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When someone com­pli­ments me on my pho­tog­raphy by saying what a nice camera I have, I imme­di­ately reply in my head,

“It’s like telling me my stove makes good food.”

I bristle when people say pho­tog­raphy is just being in the right place at the right time.

Many pho­tog­raphy snobs whine about Instagram and Twitter and iPhone cameras and the acces­si­bility of pho­tog­raphy to the world.

But I refuse to com­plain about the explosion of photo sharing sites and appli­ca­tions that make pho­tog­raphy every man’s hobby. I wouldn’t be a true pho­tog­rapher and lover of beauty if I did.

I am a pho­tog­rapher first and foremost because I love this world and the beauty around me.

I believe beauty exists in the little, everyday moments that are easily over­looked.

I can capture this with my camera, but so can others with their camera phones and Instagram feeds. Many of us don’t per­sonally care about the latte art that gets posted to Facebook, but a photographer’s image of a cup of coffee can bring a viewer to stop and look again.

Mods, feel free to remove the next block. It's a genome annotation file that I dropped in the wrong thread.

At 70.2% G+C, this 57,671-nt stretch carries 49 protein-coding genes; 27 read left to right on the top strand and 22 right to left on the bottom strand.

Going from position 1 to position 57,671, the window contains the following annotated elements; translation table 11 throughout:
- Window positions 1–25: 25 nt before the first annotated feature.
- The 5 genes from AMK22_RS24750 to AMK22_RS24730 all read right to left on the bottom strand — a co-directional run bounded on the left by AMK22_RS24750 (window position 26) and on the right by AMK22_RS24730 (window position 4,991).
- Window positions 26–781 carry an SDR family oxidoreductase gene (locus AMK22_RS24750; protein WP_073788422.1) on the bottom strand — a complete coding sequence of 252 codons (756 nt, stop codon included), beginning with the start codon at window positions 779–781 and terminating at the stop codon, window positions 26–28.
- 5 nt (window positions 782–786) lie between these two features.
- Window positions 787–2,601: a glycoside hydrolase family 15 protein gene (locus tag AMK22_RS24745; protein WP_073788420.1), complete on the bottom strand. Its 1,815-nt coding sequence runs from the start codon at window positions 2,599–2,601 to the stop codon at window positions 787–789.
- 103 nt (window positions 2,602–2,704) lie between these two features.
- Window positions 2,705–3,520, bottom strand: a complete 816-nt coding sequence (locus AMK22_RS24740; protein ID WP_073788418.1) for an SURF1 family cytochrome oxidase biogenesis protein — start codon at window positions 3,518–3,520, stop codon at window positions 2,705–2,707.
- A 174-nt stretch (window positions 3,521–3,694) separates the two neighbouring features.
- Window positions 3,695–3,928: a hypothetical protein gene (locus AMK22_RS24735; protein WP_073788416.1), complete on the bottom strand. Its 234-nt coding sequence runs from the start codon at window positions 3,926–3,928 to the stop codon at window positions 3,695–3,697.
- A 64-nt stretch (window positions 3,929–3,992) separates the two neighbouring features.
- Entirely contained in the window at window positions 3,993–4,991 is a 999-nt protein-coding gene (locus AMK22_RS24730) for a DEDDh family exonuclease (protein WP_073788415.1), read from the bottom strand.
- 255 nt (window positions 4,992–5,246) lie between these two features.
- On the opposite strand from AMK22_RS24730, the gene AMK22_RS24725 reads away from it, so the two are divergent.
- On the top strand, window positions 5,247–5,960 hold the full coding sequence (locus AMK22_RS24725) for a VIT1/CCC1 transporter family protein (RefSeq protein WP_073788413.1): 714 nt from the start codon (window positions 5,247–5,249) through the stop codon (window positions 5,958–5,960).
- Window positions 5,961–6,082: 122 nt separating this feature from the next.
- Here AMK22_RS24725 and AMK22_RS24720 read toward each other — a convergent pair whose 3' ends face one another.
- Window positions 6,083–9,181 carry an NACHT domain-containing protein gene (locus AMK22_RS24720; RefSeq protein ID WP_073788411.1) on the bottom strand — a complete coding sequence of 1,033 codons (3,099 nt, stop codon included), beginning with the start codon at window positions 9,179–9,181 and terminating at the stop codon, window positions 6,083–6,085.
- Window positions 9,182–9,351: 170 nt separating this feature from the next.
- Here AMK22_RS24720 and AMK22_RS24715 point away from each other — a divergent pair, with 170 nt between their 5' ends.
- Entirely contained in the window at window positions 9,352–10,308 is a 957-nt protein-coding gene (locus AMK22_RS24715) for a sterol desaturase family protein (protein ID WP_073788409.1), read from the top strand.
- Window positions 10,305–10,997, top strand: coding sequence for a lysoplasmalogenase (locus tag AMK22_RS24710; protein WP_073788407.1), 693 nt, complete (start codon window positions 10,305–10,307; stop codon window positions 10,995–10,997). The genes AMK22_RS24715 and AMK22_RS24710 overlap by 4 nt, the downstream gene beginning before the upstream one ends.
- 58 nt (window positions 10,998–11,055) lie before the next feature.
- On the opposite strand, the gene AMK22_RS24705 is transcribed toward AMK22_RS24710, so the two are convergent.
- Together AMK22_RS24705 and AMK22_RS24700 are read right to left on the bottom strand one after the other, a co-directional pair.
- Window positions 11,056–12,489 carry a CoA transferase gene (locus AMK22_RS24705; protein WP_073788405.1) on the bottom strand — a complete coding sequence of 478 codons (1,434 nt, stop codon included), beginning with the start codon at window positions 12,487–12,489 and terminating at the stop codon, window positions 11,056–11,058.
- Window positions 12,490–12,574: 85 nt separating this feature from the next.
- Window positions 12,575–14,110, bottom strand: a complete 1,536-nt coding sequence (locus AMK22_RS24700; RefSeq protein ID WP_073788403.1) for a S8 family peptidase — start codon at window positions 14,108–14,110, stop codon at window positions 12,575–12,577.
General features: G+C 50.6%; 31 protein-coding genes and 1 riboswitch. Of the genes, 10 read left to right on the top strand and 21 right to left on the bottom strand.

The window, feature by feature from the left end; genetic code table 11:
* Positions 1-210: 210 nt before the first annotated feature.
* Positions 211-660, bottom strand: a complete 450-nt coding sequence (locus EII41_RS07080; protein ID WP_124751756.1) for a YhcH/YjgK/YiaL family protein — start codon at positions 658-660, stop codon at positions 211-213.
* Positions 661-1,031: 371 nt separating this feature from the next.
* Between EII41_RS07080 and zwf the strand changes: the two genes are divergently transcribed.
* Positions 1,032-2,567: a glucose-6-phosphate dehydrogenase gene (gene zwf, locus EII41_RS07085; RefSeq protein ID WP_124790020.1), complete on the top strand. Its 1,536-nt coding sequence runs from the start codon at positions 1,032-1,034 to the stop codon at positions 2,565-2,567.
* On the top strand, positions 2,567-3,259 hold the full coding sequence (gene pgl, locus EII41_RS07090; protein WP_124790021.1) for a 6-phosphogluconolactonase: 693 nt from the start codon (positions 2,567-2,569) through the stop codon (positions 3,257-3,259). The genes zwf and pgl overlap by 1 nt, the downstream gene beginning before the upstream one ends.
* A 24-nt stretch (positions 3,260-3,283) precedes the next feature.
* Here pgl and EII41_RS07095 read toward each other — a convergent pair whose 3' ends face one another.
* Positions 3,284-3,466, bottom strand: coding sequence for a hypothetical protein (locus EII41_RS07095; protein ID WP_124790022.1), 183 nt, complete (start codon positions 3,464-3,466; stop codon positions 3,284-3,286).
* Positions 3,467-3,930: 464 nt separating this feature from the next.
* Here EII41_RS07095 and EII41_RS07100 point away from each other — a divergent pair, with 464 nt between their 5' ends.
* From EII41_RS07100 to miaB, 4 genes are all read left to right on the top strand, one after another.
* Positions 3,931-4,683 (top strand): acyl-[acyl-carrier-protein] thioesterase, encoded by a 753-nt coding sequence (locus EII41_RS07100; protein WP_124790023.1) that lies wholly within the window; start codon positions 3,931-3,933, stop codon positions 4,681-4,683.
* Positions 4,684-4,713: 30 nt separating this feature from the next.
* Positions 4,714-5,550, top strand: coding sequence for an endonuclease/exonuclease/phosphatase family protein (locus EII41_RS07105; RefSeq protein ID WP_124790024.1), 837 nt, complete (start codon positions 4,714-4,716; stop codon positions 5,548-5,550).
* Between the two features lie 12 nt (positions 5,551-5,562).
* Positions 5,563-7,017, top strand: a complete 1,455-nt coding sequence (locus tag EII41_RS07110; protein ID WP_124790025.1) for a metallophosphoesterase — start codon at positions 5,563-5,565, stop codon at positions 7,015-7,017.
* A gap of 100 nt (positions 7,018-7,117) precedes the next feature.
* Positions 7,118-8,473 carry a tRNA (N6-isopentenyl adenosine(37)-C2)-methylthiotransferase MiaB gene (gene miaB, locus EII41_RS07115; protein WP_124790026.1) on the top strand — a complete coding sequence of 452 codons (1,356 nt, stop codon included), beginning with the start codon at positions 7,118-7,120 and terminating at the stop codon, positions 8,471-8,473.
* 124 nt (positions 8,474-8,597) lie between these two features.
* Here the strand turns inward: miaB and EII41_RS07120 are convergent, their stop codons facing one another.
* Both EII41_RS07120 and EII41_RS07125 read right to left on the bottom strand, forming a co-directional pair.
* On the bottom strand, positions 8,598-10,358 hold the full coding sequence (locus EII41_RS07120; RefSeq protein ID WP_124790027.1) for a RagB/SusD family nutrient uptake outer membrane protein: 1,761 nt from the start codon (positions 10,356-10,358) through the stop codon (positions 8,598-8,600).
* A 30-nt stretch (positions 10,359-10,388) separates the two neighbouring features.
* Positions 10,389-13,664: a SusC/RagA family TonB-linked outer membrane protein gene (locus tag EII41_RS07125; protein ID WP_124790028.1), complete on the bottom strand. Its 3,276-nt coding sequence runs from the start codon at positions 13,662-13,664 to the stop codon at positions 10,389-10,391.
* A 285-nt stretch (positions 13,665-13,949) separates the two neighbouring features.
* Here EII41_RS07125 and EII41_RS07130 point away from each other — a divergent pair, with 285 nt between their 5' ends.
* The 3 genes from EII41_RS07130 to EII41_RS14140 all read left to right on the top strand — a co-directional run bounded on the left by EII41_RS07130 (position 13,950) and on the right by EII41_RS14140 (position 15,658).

The dif­ference between these, I believe, is an eye that only pho­tog­ra­phers have.

Few iPhone pho­tog­ra­phers claim to be the real deal. Even if they don’t rec­ognize it in them­selves, they probably love color or shapes or sym­metry and are drawn to recording it.

Those of us who claim to be real pho­tog­ra­phers can’t begrudge this of the world.

I want the world to see beauty — through my pho­tographs, and then even­tually through their own eyes that can learn to see every­thing around them.

Some­times, sharing beauty through pho­tographs is not about the quality of the pho­tographs, and it isn’t about the per­fection of the com­po­sition.

It is about cap­turing the sun­light coming through a window or the com­pli­mentary colors on a plate of food and sharing it so that others may learn to stop and see beauty.